St Albans Church

St. Al's Stories: Juliana

She’s a student intern helping with St. Albans Young Adult group. She sits on parish council and sometimes sings on Sunday mornings. Juliana Colwell is as involved at St. Albans as you can get.  


Juliana found the church through Open Table, a free monthly meal at St. Albans for students hosted by various churches. She was church-shopping at the time, trying out a few different churches in Ottawa but decided to give St. Albans a try one Sunday morning and continued going ever since.

She said she was intrigued by the young adult focus and the large number of students at the Sunday services. Now it’s come full circle as Juliana is the Young Adults group intern where she helps run the Tuesday night discussions on “the questions you can’t ask in church.” These topics have included free will, the concepts of heaven and hell, the importance of silence and how to spread faith without being an asshole. But Juliana said she wants to ensure it’s a group that extends past the weekly meetings.

“We have a community focus so it’s very inclusive and welcoming and everyone can speak their mind whatever way they see fit. There’s also the presence of being in the community itself,” she said, adding how events this year have included garbage community clean-up, a night at Winterlude and a retreat in Quebec.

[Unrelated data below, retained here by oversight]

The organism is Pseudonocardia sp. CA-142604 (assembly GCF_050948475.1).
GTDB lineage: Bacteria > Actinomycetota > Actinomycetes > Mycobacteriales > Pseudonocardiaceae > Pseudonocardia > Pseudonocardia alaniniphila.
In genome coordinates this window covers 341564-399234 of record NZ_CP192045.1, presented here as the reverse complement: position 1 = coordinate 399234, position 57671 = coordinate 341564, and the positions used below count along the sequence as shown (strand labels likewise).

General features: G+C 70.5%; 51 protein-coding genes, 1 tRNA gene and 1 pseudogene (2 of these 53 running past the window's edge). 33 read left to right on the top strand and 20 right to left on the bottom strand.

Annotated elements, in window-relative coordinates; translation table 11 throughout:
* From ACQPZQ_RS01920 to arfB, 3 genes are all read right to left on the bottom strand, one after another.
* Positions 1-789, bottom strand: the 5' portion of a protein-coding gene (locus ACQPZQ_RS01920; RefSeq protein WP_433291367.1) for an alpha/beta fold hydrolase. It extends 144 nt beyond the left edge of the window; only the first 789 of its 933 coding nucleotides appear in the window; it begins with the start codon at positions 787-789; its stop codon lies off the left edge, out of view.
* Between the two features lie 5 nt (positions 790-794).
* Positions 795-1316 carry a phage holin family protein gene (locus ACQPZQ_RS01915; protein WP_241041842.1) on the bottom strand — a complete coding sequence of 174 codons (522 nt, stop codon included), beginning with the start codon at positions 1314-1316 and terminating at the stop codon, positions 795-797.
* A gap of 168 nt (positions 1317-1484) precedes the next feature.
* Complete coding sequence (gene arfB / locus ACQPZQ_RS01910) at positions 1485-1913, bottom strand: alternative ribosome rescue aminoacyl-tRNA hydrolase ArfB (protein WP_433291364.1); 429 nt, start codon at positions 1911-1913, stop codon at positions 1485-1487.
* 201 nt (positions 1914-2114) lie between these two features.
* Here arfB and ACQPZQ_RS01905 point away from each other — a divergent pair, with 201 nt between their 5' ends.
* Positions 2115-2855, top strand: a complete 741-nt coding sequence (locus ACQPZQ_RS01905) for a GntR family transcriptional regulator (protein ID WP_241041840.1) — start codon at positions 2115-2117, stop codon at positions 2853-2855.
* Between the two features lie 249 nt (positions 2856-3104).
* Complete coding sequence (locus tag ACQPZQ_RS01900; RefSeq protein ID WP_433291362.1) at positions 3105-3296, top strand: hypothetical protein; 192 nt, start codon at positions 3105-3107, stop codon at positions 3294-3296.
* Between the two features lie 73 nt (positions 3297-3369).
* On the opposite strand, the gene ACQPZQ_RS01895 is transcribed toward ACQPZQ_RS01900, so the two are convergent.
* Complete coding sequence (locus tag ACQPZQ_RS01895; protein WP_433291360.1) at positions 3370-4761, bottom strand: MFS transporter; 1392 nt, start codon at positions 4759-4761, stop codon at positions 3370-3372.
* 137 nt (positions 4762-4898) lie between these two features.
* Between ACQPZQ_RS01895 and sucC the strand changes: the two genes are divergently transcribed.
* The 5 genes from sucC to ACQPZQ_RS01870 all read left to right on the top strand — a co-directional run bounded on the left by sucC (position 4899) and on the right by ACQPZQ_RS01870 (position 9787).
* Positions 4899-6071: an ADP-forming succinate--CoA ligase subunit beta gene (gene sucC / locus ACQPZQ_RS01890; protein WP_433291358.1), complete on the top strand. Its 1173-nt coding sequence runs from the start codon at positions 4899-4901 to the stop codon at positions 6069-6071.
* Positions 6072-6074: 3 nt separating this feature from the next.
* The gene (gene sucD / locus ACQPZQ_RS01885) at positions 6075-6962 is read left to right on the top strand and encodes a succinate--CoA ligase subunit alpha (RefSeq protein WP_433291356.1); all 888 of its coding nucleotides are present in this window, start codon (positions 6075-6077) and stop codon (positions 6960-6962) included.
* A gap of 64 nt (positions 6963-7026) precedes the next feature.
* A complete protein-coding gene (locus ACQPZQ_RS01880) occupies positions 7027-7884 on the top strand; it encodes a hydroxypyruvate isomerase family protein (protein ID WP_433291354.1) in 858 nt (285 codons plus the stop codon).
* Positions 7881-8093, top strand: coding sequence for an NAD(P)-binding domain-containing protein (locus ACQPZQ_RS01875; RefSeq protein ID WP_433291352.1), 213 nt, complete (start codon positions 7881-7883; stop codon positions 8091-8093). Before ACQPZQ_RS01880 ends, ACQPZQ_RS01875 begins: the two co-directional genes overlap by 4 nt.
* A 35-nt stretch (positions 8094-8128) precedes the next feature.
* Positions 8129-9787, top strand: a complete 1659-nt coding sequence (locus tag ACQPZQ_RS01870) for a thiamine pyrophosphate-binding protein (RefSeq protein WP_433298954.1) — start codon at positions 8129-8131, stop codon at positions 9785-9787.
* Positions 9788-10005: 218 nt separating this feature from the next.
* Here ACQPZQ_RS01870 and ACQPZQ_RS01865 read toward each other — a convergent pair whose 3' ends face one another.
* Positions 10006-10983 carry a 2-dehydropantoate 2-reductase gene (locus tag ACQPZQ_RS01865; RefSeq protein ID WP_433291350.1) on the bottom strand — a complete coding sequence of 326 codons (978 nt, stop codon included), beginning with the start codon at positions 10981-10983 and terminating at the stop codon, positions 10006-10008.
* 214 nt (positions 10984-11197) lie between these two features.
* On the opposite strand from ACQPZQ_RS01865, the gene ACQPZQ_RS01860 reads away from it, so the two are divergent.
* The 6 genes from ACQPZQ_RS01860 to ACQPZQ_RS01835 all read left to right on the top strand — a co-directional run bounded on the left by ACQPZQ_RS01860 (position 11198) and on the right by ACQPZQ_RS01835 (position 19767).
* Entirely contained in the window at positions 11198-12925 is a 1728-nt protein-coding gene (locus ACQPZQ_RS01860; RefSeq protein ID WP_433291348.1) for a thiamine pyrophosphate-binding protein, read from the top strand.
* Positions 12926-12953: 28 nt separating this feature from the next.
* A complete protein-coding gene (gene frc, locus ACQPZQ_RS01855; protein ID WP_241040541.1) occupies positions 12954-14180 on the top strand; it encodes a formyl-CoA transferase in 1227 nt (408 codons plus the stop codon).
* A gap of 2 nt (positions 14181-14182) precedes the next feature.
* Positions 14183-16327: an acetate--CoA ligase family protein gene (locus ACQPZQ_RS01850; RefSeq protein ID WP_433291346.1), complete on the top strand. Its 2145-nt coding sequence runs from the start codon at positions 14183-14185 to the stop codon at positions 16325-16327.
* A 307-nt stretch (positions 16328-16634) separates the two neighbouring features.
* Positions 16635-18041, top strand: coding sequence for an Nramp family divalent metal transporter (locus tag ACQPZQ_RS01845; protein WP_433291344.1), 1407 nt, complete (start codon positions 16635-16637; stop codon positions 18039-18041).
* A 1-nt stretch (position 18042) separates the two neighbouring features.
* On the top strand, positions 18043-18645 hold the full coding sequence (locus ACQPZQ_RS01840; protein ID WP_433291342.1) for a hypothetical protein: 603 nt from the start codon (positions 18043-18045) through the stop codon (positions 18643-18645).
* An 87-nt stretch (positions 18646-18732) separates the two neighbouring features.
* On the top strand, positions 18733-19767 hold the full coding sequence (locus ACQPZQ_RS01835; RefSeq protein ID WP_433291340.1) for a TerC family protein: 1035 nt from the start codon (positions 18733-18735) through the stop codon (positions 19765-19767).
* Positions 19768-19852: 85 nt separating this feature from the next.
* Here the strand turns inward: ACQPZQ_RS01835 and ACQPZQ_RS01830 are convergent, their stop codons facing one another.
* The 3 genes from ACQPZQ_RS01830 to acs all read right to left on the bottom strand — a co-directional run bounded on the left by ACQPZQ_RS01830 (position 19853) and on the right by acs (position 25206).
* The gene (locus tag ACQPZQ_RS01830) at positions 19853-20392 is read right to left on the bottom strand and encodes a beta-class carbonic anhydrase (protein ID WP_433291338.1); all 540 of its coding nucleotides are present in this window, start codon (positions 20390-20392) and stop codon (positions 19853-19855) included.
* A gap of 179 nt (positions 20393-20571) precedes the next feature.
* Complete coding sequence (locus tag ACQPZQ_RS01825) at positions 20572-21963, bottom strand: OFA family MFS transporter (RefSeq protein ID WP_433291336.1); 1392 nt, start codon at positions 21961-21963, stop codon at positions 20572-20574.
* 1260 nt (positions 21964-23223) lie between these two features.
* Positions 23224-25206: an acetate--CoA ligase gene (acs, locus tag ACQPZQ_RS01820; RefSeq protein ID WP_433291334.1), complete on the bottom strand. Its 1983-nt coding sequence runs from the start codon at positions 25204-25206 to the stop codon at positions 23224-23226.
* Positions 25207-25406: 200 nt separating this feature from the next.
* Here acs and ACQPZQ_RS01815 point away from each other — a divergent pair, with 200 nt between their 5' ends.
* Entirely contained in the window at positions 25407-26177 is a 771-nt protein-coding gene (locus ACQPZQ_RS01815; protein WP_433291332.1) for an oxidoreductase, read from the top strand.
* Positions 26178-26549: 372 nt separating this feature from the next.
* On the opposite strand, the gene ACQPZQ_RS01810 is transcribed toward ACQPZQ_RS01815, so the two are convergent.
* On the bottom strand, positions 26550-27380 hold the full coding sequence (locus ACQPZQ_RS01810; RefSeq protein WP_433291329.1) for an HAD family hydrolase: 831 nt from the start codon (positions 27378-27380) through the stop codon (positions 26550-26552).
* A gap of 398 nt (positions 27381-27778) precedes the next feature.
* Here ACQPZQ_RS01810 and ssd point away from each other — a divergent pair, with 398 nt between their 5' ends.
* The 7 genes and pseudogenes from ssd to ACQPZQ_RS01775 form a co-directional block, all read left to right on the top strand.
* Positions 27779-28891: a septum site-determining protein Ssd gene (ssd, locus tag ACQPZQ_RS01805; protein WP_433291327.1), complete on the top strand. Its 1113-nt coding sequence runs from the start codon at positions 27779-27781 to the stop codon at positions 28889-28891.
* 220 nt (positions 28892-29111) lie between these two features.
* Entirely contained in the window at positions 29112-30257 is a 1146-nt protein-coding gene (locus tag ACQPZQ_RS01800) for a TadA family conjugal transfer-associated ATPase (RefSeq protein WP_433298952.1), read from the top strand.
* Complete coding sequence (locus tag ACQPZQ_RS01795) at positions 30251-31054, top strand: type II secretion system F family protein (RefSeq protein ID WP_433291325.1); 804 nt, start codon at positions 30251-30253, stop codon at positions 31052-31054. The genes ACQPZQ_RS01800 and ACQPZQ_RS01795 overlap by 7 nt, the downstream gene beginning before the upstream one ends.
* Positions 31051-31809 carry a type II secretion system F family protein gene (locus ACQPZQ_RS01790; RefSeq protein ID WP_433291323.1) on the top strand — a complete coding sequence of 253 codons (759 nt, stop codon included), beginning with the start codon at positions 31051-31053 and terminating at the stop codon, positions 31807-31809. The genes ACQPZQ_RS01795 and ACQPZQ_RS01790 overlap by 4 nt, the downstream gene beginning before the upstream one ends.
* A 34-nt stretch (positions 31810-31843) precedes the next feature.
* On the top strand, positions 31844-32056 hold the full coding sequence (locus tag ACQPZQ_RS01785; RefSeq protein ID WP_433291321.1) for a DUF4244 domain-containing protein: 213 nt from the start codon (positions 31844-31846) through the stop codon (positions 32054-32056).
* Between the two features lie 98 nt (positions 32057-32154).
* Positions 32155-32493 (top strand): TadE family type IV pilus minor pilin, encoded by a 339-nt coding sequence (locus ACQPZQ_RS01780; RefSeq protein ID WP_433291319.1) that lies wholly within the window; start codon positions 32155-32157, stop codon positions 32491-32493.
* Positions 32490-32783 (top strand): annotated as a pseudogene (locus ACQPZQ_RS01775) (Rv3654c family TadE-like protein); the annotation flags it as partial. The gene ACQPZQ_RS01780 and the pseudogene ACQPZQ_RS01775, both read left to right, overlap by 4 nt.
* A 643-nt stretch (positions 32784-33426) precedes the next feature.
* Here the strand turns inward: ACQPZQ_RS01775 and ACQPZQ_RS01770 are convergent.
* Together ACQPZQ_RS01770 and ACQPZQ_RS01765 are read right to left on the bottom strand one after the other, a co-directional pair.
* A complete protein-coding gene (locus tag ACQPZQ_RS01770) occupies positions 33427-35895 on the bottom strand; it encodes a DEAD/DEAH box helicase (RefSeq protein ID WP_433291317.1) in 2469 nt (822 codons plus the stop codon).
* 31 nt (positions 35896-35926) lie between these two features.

Every Tuesday night, there’s new faces at the Young Adults group and Juliana said it’s important to make sure everyone feels included, regardless of where they’re from and what got them there.

“Sometimes it can be a bit daunting to walk into a church if you’ve never been before, but it’s also something quite wonderful and it’s not as scary as people make it sometimes,” she said. 

Juliana struggled to find the right words to describe the feeling of community at St. Albans and what she felt that made her immediately want to get involved. She said it’s the feeling of being included and part of something bigger, a feeling she strives to create for all newcomers at the young adult group.

“You’re always welcome,” she said. “That’s the thing I really like about it because no matter what your background is, you’re accepted, you are part of the group and you are part of the community.”   

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